The former train station in Blaine

New study revives interest in Blaine train stop

Potential Canadian passengers input sought in survey conducted for the city by Western Washington University students

The idea of a passenger rail stop in White Rock may have ground to a halt years ago – but the concept is still alive and kicking just across the border for the City of Blaine, Wash.

Blaine, which began pursuing the idea in earnest again last year, is receiving help from economics students at Western Washington University to conduct a feasibility study for an Amtrak stop on the BNSF line through the city.

Participants, led by student Shannon Peterson, have compiled a short online survey to help determine potential ridership – both North and South of the border – that would be attracted by a passenger stop in Blaine.

And Canadians are being encouraged to participate by logging onto the survey at this link, or on the city website,

The sooner potential riders can respond the better, longtime train-stop booster, Bill Becht, owner of Blaine’s Horseshoe Coins & Antiques told Peace Arch News.

He confirmed that Peterson and other students who put together the survey, together with Professor Thomas Roehl, chair of the Department of International Business at WWU, have been invited to speak at a major conference of the National Association of Railroad Passengers in Tukwila, Wash. on Saturday.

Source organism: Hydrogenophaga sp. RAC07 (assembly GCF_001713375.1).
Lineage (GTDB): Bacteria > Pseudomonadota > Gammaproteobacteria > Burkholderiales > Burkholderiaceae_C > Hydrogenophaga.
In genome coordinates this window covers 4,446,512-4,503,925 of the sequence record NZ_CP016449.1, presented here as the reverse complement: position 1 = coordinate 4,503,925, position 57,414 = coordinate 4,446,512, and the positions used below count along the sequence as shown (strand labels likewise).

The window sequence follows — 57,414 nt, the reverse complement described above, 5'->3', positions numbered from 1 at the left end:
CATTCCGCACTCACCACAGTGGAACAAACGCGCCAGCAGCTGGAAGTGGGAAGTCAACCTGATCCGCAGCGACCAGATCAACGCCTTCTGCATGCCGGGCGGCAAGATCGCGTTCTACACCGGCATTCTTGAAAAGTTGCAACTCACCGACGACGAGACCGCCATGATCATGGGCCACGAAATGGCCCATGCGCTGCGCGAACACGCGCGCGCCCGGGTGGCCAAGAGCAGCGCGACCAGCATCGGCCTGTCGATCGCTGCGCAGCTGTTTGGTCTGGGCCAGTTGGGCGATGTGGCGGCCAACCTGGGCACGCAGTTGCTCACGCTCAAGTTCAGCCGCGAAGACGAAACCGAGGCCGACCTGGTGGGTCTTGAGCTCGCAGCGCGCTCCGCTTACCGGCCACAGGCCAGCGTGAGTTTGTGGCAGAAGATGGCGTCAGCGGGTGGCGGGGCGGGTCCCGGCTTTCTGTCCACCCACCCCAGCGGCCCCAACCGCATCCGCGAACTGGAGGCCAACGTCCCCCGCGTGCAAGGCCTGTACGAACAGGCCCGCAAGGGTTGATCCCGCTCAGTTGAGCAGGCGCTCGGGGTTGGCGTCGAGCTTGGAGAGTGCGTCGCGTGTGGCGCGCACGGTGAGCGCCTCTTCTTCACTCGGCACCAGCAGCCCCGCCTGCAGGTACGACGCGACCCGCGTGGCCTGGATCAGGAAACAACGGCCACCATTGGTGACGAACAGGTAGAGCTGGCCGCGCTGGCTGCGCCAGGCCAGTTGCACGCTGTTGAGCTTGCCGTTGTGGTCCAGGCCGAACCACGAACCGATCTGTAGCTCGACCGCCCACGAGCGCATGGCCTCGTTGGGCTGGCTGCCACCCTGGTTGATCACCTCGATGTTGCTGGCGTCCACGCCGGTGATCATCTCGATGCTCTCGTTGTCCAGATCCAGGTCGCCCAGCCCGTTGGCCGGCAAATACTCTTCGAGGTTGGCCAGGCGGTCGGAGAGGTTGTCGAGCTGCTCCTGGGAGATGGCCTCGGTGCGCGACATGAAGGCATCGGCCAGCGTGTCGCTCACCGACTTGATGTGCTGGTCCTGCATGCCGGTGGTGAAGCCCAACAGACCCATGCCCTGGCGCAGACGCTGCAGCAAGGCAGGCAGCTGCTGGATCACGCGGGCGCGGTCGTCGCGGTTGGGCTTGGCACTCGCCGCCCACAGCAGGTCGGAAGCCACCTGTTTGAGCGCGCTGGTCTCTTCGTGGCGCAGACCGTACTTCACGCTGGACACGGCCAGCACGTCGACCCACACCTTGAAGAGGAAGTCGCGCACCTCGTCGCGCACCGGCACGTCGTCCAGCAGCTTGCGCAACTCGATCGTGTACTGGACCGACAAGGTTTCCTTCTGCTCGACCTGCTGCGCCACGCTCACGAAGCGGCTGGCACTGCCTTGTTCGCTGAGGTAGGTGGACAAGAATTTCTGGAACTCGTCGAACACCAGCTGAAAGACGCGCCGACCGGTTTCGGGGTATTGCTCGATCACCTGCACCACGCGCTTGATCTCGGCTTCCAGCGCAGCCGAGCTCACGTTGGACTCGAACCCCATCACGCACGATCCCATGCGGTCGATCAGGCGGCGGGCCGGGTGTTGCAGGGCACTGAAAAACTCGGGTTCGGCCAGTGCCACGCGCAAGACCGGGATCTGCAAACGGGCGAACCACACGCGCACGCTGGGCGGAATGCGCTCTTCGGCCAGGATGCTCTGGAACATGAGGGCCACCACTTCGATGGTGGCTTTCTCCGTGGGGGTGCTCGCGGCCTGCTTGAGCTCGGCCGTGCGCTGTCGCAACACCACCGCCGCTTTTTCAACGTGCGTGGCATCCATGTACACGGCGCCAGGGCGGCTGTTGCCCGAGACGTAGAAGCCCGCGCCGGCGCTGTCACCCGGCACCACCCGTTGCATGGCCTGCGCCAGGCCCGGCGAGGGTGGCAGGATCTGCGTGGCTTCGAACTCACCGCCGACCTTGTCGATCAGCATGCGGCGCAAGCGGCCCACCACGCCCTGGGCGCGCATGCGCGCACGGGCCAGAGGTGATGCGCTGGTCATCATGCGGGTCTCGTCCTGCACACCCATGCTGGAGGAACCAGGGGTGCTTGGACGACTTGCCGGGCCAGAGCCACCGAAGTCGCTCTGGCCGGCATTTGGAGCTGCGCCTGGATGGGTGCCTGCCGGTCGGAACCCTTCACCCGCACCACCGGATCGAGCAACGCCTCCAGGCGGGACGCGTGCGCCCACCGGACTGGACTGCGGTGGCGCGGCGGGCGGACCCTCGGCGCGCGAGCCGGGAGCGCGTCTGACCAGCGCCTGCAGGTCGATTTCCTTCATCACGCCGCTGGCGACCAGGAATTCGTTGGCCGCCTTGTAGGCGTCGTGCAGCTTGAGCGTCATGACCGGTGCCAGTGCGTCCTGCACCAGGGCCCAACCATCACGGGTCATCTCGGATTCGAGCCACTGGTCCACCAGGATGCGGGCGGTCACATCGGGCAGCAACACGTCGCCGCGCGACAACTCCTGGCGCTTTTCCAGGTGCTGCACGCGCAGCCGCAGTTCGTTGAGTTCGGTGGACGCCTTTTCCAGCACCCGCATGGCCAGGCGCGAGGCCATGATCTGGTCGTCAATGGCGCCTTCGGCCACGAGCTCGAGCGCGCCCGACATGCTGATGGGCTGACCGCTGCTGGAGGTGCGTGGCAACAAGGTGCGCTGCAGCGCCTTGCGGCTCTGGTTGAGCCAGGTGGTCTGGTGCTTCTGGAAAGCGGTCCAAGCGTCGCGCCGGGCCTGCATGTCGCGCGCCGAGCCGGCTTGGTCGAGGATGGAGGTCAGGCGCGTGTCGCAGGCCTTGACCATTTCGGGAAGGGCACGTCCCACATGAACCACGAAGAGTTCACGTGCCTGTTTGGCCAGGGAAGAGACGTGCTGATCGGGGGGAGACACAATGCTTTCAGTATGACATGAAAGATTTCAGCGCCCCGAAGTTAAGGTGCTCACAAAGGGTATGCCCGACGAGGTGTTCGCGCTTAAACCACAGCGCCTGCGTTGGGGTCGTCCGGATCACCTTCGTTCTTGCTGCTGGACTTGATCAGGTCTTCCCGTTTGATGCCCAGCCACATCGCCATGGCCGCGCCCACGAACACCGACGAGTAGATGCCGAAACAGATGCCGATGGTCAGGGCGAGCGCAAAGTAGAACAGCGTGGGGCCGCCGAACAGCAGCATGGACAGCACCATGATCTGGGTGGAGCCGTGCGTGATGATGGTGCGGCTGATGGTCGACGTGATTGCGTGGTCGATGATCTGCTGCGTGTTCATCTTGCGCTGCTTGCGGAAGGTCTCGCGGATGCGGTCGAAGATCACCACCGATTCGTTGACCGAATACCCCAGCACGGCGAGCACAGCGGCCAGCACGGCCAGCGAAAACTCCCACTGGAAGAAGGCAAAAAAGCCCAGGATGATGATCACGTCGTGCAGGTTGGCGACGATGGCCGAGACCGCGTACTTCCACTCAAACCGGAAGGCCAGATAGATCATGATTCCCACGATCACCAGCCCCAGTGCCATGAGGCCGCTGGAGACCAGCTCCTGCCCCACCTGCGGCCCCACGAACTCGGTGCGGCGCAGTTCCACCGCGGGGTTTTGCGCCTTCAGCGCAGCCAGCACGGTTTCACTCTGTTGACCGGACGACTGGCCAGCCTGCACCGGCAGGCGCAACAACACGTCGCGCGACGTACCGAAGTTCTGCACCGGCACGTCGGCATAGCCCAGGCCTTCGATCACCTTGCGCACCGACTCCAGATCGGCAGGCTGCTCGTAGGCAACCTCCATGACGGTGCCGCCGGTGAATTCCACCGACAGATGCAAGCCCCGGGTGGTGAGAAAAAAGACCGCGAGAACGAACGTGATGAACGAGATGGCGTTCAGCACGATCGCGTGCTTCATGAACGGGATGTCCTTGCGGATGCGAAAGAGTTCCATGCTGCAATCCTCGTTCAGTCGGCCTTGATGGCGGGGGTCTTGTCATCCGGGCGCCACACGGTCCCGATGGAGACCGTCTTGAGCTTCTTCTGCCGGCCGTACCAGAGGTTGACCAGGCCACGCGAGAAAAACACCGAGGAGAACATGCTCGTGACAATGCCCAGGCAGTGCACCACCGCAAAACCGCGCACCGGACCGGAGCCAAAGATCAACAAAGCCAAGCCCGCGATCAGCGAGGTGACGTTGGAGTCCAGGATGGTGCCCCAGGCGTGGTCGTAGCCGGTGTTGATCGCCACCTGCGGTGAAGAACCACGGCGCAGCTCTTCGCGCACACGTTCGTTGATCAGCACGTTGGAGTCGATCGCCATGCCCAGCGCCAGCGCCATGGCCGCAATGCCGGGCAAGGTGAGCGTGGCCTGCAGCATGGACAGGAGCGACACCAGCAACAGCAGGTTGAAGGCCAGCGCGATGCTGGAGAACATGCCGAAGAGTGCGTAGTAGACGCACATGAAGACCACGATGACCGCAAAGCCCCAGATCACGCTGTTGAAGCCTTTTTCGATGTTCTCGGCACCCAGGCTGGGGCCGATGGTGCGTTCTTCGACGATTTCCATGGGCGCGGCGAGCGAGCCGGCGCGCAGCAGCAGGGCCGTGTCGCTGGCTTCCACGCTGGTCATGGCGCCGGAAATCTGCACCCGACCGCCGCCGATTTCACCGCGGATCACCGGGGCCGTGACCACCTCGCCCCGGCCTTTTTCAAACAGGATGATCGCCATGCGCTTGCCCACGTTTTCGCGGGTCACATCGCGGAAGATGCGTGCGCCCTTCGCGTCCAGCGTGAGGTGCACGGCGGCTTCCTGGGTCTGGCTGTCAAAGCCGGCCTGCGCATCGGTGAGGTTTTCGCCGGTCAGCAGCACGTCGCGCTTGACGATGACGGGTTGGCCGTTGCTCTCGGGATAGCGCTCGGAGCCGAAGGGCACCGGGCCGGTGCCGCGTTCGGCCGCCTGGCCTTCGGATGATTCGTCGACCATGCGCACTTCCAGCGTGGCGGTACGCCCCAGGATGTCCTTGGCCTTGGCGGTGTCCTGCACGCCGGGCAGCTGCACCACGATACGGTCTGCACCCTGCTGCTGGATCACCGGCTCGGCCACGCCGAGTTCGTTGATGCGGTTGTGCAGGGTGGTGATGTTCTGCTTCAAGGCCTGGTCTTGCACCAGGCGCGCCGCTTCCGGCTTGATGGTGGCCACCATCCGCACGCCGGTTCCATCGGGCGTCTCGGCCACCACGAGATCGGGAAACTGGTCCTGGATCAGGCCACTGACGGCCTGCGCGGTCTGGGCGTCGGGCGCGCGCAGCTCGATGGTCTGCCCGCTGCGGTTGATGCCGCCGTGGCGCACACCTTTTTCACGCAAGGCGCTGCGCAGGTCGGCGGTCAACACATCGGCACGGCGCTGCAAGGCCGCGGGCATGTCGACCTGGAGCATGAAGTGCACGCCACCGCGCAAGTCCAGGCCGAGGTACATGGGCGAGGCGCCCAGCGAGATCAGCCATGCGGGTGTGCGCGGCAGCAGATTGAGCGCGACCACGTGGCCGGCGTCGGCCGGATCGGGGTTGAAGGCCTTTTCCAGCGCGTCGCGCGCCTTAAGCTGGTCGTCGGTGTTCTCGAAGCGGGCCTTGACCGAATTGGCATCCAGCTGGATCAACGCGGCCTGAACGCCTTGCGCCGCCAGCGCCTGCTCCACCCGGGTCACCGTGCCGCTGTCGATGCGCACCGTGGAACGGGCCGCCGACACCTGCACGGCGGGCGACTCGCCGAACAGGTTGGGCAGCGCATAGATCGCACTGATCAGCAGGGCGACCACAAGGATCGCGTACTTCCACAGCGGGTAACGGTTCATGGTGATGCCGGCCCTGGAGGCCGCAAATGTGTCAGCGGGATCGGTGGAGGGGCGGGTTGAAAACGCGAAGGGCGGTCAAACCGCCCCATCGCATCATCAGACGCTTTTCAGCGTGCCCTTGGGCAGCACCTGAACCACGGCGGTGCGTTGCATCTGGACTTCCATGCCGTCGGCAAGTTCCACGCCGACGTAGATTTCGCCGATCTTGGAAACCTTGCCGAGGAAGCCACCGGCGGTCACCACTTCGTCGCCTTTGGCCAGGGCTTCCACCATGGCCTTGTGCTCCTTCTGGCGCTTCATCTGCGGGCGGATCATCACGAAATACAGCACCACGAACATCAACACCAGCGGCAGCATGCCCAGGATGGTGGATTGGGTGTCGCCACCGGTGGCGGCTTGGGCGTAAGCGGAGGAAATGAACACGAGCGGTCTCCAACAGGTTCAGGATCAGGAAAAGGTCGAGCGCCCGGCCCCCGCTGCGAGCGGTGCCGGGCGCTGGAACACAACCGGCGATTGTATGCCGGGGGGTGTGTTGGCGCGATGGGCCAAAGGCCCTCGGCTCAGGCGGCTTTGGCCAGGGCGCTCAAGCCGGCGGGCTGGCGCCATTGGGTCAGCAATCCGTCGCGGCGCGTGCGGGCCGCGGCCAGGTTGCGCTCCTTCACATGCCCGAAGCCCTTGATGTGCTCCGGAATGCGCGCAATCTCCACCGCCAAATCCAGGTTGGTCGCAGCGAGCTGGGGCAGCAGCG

Preliminary information from the study is going to be submitted to the Washington State Department of Transportation (WSDOT) at the meeting, Becht said.

“All the department heads for passenger rail in the northwest will be in attendance,” he added.

Becht said the feasibility study itself “will go a long way in helping our city get this most important passenger rail stop.

“It’s a really good sign – this is great news.”

Supporters of the project have theorized there could be more than a million riders in Canada’s Fraser Valley alone, seeing the ability for this market to easily access the Amtrak system as a huge potential boost for the Blaine economy.

“We consider the Lower Mainland are south of the river as a primary market for a Blaine station,” said Lloyd Flem, executive director of the rail advocacy non-profit All Aboard Washington.

He said the WWU study is very welcome “and will definitely provide some hard information.

“WSDOT can be very cautious about making any changes or doing anything new. We’re pushing them on this. They’re hesitant to add new stations – it’s a matter of proving a Blaine station can pay its own way.”


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